Space | 04. January 2012

SpaceTweetup - a new format for spaceflight communication

SpaceTweetup. Foto: Simon Bierwald.
SpaceTweetup. Foto: Simon Bierwald.

On 18 September 2011, German Aerospace Day, DLR and ESA staged the first European SpaceTweetup. A tweetup is an event in which users of the social media platform Twitter meet up. Together with ESA, we invited our Twitter followers to come and find out more about the European aerospace industry, meet scientists and astronauts and have a look at our research facilities and aircraft.

My ESA colleague Andreas Schepers and I had jointly planned and organised the programme for this (update from 5.1.12) SpaceTweetup together, so, for me, alongside the success of the Raumzeit podcasts, this was one of the highlights of 2011 that I wanted to reflect on again today (even though we have already made a few comments on the SpaceTweetup in this blog). The idea of using a tweetup as a new genre of social media communication comes from NASA. Veronica McGregor held the first NASA Tweetup in January 2009. Since then, NASA has regularly staged tweetups, especially for mission launches. My boss Marco Trovatello agreed with our ESA colleagues (Fulvio Drigani, Erica Rolfe, Maria Bennett, Daniel Scuka, update from 5.1.12), to hold the first SpaceTweetup in Europe on our Open Day – the first tweetup ever for this type of event in Europe as far as we know. Marco Trovatello had already written about our interest in tweetups as a communications strategy in this blog (update from 5.1.12).

Group photo of the 60 participants in the first European SpaceTweetup (Credit: Stefan Meiners)

A view of the Tweetup marquee – participants are sitting at their tables – Alois Himmes is on stage (Credit: Stefan Meiners)

Crowds at the DLR site during German Aerospace Day 2011 (Credit: DLR)

The SpaceTweetup was part of the 2011 German Aerospace Day, which attracted 80,000 visitors from all over Germany. However, the tweetup itself was conceived as an international event to be conducted only in English. Two months before the big day, we sent invitations for the event to our Twitter followers. We were overwhelmed by the interest; 418 people from 29 countries registered for the 60 places available. Some were even prepared to travel from the USA and Canada. Ultimately we distributed the 60 places among participants from the following 13 countries: Belgium, Germany, France, Greece, Great Britain, Italy, Canada, Macedonia, the Netherlands, Austria, Switzerland, Spain and the USA. The group made a colourful mixture: one third were women; many were still students; some were what you might call official space geeks – and others we turned into geeks.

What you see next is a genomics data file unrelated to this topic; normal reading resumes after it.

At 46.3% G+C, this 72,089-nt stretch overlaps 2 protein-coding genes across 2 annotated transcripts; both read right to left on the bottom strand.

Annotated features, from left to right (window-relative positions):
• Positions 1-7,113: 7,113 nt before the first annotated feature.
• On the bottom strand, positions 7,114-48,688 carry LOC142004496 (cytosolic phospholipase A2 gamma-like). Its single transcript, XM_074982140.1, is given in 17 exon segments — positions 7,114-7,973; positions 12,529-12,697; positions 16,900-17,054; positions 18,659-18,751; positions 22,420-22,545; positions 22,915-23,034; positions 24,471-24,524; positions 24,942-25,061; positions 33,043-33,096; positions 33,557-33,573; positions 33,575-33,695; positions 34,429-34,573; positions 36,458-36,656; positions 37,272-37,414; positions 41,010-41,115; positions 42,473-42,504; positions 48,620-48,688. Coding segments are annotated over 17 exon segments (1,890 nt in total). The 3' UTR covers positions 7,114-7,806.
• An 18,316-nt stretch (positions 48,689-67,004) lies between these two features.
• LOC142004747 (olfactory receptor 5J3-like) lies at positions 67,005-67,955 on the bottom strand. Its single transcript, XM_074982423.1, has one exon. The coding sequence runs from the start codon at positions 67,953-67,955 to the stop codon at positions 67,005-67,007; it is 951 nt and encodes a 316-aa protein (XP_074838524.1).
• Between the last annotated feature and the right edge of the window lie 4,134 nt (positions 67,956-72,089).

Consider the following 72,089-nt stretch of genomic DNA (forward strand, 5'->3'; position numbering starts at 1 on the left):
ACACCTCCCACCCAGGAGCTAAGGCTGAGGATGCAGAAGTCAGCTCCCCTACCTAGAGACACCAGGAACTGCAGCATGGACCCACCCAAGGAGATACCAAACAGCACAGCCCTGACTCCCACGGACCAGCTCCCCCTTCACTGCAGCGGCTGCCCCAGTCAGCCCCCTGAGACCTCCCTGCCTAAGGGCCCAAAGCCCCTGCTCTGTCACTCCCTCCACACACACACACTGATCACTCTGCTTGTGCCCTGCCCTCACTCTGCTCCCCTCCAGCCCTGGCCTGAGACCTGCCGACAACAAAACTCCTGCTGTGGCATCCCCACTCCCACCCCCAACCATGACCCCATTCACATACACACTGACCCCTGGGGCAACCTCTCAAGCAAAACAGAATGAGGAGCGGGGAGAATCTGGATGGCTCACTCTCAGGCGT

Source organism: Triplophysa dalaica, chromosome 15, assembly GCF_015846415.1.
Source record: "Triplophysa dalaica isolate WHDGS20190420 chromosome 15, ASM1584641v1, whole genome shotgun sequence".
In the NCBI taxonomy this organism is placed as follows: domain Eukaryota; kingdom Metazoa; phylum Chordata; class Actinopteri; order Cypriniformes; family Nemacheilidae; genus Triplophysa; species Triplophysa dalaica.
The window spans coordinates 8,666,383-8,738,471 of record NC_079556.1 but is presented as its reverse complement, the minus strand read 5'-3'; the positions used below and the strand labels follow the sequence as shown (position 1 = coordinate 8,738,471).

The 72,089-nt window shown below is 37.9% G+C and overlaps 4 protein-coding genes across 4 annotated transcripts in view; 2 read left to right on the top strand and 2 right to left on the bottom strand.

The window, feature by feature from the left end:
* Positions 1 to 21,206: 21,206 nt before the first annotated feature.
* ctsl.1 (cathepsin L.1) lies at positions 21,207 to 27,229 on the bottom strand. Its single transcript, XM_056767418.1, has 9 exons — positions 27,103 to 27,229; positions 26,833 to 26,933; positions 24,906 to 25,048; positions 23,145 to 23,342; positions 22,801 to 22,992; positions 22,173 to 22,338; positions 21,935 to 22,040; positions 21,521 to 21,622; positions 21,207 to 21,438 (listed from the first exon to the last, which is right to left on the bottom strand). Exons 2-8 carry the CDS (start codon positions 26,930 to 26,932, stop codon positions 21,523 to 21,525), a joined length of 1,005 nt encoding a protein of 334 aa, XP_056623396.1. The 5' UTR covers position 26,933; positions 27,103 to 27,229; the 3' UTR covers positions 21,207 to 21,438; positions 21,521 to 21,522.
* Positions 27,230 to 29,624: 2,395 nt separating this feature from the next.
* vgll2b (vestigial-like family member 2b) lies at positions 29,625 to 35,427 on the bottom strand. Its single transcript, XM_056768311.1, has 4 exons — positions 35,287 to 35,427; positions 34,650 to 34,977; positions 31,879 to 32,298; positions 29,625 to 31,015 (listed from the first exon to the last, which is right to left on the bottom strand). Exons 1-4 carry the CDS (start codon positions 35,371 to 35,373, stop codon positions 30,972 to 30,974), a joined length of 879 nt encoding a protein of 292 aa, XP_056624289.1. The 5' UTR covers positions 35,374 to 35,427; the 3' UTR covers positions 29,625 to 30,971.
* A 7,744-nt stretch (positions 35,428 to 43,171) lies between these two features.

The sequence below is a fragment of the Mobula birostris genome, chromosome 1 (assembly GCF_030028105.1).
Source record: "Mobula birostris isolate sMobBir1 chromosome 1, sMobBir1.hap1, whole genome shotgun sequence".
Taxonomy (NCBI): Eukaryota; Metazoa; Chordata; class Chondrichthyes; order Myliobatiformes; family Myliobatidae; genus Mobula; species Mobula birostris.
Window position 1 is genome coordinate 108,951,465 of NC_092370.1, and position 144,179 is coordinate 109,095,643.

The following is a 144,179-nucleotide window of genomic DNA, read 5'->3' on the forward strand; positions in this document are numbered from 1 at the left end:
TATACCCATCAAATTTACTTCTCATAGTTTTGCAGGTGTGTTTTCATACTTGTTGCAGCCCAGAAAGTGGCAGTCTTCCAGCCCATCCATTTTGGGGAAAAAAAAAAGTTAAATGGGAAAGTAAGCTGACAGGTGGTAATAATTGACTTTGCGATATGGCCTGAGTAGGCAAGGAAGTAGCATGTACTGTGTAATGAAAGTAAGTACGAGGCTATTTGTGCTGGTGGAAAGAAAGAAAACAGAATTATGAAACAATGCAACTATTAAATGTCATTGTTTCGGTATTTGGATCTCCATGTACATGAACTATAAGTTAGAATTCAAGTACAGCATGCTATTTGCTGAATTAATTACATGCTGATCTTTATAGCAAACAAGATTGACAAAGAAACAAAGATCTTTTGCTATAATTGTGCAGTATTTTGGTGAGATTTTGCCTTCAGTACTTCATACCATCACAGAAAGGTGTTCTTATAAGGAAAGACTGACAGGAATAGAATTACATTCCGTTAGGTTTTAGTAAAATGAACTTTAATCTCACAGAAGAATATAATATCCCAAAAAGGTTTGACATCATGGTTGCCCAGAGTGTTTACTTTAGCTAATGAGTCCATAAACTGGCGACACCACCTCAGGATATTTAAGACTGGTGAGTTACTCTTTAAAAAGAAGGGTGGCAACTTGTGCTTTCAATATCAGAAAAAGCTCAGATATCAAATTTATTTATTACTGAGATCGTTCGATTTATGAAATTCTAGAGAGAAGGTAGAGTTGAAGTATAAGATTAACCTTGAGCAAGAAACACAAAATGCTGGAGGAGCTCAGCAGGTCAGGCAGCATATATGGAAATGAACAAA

On 'Zulu Stand', visitors to German Aerospace Day could view some unusual aircraft. In the foreground, an Airbus A380 faces an Airbus A340 from the Special Air Mission Wing of the Bundeswehr (German armed forces). At the rear and to the left is the Zero-G parabolic aircraft; to the right, the SOFIA airborne observatory SOFIA. (Credit: DLR)

SpaceTweetup participants toured the Airbus A380: "Awesome!" (Credit: Stefan Meiners)

On 18 September 2011, we gave the participants exclusive access to our research facilities and provided them with a VIP programme of talks, tours and face-to-face contact with researchers and astronauts. Even before the doors had actually opened, we took the participants to the Zulu Stand, on which DLR research aircraft and a number of other special aircraft were parked on German Aerospace Day. The SpaceTweeps were able to take an exclusive look at the Airbus A380 and the SOFIA airborne observatory. SOFIA had been brought to Europe for the first time on the occasion of German Aerospace Day. On this unusual transfer flight, I accompanied a number of journalists who were able to follow the work of the scientists. The SOFIA project leader at DLR, Alois Himmes, gave a presentation on SOFIA and answered questions asked by the tweetup participants.

Alexander Soucek delivering his inspiring lecture on Earth observation (Credit: Simon Bierwald)

Above: The European Space Agency astronauts Samantha Cristoferetti and Alexander Gerst (Credit: Simona Forti). Below, right: SpaceTweetup presenter Andreas Schepers (Credit: Simon Bierwald)

The main event of the SpaceTweetup took place in a marquee. The recipe for a tweetup marquee for 60 participants is: 10 round tables, a large number of power strips, a password-protected WLAN with very large bandwidth, a small stage with a screen and sound equipment, a moderator (my ESA colleague Andreas Schepers did a magnificent job), a catering service and 60 motivated SpaceTweeps. Besides SOFIA, the programme covered subjects such as the International Space Station (ISS), the Rosetta comet mission and Earth observation. We made sure that there was enough time for questions during the presentations by researchers and project managers. As we are trying to nurture open, transparent communications, we were pleased that there were also apparently critical questions from some participants, regarding, for example, delays in projects.